The 10 Immutable Laws of Security Administration

Found the following ‘Immutable laws of Security Administration’ the other day. Apparently Microsoft first published this back in 2000. That is twenty years ago now. For reference, common technology in use back then:

The first camera phone appeared, The Sims was launched, and USB drives were just then becoming commonplace.

https://www.computerhistory.org/timeline/2000/

What is crazy to someone who hasn’t been around the scene so long, is that technology has changed so much in just 20 years, yet the ideas that drive some of our most basic security practices are still the same.

Law #1: Nobody believes anything bad can happen to them, until it does
Law #2: Security only works if the secure way also happens to be the easy way
Law #3: If you don’t keep up with security fixes, your network won’t be yours for long
Law #4: It doesn’t do much good to install security fixes on a computer that was never secured to begin with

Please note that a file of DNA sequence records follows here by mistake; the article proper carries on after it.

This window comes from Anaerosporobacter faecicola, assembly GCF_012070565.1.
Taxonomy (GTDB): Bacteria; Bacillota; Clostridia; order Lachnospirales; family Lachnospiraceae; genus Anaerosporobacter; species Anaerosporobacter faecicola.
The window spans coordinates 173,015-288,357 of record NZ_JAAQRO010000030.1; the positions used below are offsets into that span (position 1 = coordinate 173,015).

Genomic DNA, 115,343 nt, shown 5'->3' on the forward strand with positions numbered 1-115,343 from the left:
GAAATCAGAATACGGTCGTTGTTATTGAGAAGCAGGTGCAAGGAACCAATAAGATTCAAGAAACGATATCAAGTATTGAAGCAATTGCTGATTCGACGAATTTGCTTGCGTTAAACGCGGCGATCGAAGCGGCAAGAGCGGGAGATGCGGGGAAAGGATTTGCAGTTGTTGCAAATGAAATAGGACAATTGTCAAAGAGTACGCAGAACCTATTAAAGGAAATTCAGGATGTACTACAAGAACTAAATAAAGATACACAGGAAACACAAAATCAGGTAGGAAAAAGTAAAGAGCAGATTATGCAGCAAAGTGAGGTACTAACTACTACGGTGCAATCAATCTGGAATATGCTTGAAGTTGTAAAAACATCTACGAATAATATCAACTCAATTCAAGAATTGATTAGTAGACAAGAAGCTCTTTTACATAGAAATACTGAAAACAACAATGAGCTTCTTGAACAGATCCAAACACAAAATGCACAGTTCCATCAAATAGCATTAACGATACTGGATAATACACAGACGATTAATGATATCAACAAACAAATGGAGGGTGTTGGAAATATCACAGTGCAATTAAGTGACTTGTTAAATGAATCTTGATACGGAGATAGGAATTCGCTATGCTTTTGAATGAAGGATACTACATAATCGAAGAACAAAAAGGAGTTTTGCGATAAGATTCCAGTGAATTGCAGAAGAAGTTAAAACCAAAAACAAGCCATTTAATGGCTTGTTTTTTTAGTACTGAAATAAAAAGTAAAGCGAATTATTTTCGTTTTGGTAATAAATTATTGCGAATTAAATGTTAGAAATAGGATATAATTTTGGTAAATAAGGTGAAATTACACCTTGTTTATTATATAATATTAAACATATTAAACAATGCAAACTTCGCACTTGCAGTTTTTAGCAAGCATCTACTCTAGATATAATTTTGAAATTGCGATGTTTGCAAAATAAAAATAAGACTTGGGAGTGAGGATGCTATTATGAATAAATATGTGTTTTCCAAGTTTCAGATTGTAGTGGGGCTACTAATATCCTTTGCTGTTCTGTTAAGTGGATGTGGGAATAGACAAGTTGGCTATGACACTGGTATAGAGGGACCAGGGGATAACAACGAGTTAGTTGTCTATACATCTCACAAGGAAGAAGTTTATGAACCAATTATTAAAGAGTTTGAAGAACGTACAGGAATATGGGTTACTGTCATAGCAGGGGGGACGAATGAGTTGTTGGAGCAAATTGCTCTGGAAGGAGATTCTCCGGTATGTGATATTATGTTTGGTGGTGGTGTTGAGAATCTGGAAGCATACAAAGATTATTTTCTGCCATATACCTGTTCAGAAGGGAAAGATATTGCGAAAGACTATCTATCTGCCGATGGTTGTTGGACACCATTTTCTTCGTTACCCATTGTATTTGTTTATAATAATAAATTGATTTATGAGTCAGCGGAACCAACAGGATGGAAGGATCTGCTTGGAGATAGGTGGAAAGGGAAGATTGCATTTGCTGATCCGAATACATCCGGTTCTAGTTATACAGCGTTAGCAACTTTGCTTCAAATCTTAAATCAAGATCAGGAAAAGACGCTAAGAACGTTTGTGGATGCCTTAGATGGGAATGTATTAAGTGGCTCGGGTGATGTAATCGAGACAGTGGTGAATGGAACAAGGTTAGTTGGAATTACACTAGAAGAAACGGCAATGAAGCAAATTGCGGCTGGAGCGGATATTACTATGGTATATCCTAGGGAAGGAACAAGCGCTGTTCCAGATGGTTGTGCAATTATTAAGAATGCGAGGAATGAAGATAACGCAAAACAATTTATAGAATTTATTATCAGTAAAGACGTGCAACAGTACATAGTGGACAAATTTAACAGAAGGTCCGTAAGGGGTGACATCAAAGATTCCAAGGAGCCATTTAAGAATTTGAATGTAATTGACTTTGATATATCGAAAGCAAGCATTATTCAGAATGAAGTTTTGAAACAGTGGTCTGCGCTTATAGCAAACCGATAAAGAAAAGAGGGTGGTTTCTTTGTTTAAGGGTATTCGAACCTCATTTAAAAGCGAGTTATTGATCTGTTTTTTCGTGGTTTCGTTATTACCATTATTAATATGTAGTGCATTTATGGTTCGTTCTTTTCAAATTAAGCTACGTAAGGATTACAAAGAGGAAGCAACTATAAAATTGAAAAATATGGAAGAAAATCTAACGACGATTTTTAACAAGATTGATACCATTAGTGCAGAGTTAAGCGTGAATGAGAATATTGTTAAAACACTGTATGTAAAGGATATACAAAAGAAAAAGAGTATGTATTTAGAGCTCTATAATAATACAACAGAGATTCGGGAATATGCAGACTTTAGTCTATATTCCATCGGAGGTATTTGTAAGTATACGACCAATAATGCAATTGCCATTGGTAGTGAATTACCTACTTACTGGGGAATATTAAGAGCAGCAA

Law #5: Eternal vigilance is the price of security
Law #6: There really is someone out there trying to guess your passwords
Law #7: The most secure network is a well-administered one
Law #8: The difficulty of defending a network is directly proportional to its complexity
Law #9: Security isn’t about risk avoidance; it’s about risk management
Law #10: Technology is not a panacea

https://docs.microsoft.com/en-us/previous-versions/cc722488(v%3dtechnet.10)

That list could be pasted on almost any CISO’s wall today, and be 100% relevant. Even in our cloud native environments, most of this is true. Just replace ‘Network’ with ‘Environment’.

As of this writing, it’s 2021, and intrusions and large scale breaches are all too common. Yet, still, EVEN NOW, many executives do not think that anything bad is going to happen to them. It’s why cybersecurity is often run on a string budget; it’s why so many IT administrators don’t tke vulnerabilities reported to them seriously; it’s why many so many risks are marked as acceptable today. Rules number one and six are still so relevant it’s painful.